By F.R. Walther
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Extra info for Communication and expression in hoofed mammals
For example, the recipient's responses to a threat display of a dominant sender may involve assuming a submissive posture (in which again different degrees of intensity are possible) without leaving the place, or withdrawing by walking (at any of a number of different speeds), or fleeing at a full gallop—to name the most common responses which seem to belong to the same major category (inferiority behavior in this ease). These two alternatives—taking the challenge or performing an inferiority behavior—certainly are opposites but both are adequate responses to an aggressive display.
Thus, it happens quite frequently that the sender does not bring his entire body but only his head into a—frontal, lateral, or reverse—orientation toward the addressee according to the pars pro toto principle. , Cherry 1957) wish to acknowledge for animals. 1a. (Walther 1978d. I hardly see how these changes of the sender's orientation can be explained by the tropism theory. Again, this "choice" is hard to explain by a tropism. On the other hand, one may still speak of a kind of addressing since the display is clearly released by the other's presence and/or behavior, the latter can definitely perceive it, and it is absolutely appropriate for delivering a definite message to him.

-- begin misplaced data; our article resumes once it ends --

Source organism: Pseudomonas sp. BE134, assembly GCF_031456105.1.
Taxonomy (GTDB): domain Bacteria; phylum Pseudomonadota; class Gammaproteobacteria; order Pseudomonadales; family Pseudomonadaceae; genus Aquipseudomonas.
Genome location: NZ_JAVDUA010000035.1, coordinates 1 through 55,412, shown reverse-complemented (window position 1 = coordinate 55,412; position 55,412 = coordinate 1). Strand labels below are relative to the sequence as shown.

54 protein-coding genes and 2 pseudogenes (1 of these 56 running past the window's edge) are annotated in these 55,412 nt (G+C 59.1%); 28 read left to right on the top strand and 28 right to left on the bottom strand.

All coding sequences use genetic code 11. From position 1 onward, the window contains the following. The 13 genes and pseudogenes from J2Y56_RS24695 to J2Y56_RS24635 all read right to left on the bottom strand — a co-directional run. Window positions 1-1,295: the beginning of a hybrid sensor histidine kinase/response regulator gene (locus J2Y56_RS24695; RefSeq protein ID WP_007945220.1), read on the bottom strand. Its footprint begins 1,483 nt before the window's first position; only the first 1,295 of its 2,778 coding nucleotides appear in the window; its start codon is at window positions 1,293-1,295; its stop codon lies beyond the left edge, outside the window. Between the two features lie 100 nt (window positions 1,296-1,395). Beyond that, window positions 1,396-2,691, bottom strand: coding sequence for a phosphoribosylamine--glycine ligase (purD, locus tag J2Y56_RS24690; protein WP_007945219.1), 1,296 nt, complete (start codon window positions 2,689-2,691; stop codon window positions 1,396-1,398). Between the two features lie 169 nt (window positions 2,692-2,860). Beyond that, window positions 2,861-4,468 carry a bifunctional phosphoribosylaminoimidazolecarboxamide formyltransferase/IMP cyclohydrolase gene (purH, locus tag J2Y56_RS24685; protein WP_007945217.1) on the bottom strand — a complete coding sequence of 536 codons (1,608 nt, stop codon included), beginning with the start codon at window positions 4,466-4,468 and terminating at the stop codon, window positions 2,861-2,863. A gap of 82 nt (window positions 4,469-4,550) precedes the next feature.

Thus, when talking here of principal points of communication, there is no need for an extensive consideration of the influence of circumstances beyond the mentioned aspects. In such cases, the single recipient has much greater latitude as to whether he relates the sender's signal to himself and reacts to it than in situations in which he is individually and "very personally" addressed. However, as compared to a facetoface situation, this communication is more anonymous, in that the recipient's reaction is not as directly under the sender's control.